Well child visits and vaccinations

During the COVID-19 pandemic, Alaskans have kept our children close to home to keep them safe, and as a result pediatric visits and vaccinations may have been missed. Well child visits are critical to a child's health and well-being and so are routine vaccinations. Although there is no vaccine yet for COVID-19 there are vaccines available to prevent other serious illnesses, like measles, mumps and whooping cough. Check your child’s records and schedule an appointment with your health care provider today.

Pods help keep your social bubble small

A cohort or pod is another name for a small social bubble, which health experts have advised as a mechanism to keep interactions with others low since the beginning of the COVID-19 pandemic.  

The idea is that when you do have contact with others, it’s with a small and consistent group of people, all of whom are also being careful to limit interactions with others. 

 

Cohorts limit the number of people each person is exposed to and which can decrease how many people get sick or need to be quarantined in the event of being exposed to an infected person.

Circle of Support

Families with children should create a plan for what will happen if the caregiver or caregivers in the family become ill with COVID-19. A COVID-19 Family Plan should establish a Circle of Support which includes family members, friends, and other trusted people who can help care for children:

Alaska Smart Start 2020

Alaska Smart Start 2020 is built upon the guidance and recommendations of health officials and collaborative conversations with education stakeholders; it is aligned to the reopening guidelines that have been provided by our state and federal leaders; and it is designed to help districts prioritize the health and safety of students and teachers as they deliver instruction for the 2020-2021 school year.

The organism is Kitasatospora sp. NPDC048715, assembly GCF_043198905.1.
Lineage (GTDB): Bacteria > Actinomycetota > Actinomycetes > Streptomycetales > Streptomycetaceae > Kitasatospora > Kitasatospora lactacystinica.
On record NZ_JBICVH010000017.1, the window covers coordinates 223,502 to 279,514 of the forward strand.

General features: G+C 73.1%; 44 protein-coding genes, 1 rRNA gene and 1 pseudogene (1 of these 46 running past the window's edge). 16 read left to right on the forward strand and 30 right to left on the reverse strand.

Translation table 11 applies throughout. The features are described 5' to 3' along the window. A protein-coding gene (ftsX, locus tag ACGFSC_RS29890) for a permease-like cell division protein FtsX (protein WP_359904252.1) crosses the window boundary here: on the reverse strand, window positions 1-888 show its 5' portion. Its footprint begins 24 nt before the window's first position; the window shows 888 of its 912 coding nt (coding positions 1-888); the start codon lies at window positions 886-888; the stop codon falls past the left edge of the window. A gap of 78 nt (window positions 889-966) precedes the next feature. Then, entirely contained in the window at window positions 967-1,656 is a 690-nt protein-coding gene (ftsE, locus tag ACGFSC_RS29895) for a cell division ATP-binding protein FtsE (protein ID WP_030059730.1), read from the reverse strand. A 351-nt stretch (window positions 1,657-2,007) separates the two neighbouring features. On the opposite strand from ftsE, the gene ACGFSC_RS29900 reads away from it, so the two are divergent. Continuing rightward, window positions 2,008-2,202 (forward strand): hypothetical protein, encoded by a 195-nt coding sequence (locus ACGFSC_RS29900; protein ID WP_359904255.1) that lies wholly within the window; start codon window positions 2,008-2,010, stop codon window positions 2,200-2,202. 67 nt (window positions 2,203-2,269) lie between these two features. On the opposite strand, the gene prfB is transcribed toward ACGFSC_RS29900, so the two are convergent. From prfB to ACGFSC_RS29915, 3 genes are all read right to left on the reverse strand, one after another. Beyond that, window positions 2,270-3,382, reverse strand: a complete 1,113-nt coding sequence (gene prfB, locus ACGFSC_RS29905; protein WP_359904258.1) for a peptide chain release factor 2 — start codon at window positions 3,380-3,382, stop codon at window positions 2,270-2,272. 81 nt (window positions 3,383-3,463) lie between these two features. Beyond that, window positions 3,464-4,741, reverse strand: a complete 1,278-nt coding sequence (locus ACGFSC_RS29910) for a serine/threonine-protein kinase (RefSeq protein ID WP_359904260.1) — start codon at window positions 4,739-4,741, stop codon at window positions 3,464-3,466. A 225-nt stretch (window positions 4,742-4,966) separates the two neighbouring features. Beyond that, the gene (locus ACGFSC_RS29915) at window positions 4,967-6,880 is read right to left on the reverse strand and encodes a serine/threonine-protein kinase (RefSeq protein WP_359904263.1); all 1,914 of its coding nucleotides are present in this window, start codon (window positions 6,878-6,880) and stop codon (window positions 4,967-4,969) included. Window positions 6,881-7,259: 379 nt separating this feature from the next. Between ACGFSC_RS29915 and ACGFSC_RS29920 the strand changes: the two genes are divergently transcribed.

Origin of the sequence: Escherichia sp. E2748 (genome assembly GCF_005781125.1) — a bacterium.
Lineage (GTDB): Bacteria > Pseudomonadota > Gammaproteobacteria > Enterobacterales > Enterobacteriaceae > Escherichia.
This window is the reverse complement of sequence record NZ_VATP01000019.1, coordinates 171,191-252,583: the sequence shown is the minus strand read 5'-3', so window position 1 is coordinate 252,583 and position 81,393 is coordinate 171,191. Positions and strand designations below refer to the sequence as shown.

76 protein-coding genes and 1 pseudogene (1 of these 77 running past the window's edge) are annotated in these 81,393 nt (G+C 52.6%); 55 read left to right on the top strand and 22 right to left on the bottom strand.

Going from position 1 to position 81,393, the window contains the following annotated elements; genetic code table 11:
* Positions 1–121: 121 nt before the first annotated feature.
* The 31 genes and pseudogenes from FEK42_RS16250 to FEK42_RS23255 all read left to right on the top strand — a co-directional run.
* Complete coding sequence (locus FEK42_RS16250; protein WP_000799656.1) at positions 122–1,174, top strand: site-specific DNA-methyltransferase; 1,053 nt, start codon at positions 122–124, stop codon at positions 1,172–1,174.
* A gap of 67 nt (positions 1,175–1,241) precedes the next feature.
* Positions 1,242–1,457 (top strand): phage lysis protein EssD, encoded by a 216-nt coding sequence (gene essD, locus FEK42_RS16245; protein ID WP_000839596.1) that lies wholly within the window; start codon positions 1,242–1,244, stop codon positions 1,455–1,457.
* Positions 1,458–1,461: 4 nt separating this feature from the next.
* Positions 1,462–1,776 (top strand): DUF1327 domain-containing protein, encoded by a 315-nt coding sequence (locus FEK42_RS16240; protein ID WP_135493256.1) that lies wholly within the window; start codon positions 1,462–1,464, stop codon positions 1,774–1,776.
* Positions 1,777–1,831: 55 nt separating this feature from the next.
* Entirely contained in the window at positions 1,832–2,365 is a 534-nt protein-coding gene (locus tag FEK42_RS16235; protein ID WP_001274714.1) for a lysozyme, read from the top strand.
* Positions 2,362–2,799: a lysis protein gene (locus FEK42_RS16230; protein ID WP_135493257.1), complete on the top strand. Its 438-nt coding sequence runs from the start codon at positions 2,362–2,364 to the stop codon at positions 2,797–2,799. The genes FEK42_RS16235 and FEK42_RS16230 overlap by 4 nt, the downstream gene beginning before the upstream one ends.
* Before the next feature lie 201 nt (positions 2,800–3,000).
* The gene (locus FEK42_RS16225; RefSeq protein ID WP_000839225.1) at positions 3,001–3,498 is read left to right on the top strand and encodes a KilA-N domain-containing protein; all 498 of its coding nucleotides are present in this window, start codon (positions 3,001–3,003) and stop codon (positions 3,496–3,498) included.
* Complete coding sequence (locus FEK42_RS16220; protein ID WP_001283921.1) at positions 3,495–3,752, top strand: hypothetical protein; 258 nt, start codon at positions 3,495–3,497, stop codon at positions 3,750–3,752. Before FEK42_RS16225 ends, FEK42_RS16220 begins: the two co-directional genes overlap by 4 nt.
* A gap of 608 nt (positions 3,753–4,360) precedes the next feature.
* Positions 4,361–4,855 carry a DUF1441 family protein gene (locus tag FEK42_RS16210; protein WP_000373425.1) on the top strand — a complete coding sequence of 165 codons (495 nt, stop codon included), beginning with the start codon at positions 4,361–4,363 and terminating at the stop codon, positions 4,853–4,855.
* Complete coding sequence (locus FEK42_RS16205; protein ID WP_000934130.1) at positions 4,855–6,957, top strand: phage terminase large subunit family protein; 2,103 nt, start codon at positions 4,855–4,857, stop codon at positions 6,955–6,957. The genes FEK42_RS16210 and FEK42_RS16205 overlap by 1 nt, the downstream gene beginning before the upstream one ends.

Alaska Smart Start 2020 logo

For questions about the Alaska Smart Start 2020 plan, please contact aksmartstart2020@alaska.gov.

 Q&A for parents

What are the infection and transmission rates in my community?

For the most current infection rates in your community, see the DHSS dashboard. You may want to look at both the heat map for cases in your region, under alert levels, and at the total cases in your community listed in the spreadsheet at the bottom of the page. Communities under 1000 people are not listed individually for privacy reasons. 

How is my child’s school ensuring social distancing in the classroom?

Smaller class sizes, staggered schedules, cohorting, and hybrid systems combining in-class instruction with virtual learning are all strategies to allow students to keep distance from one another. To learn about what measures are being taken in your school district, review your district’s Alaska Smart Start 2020 restart plan. Still have questions? Contact your local school.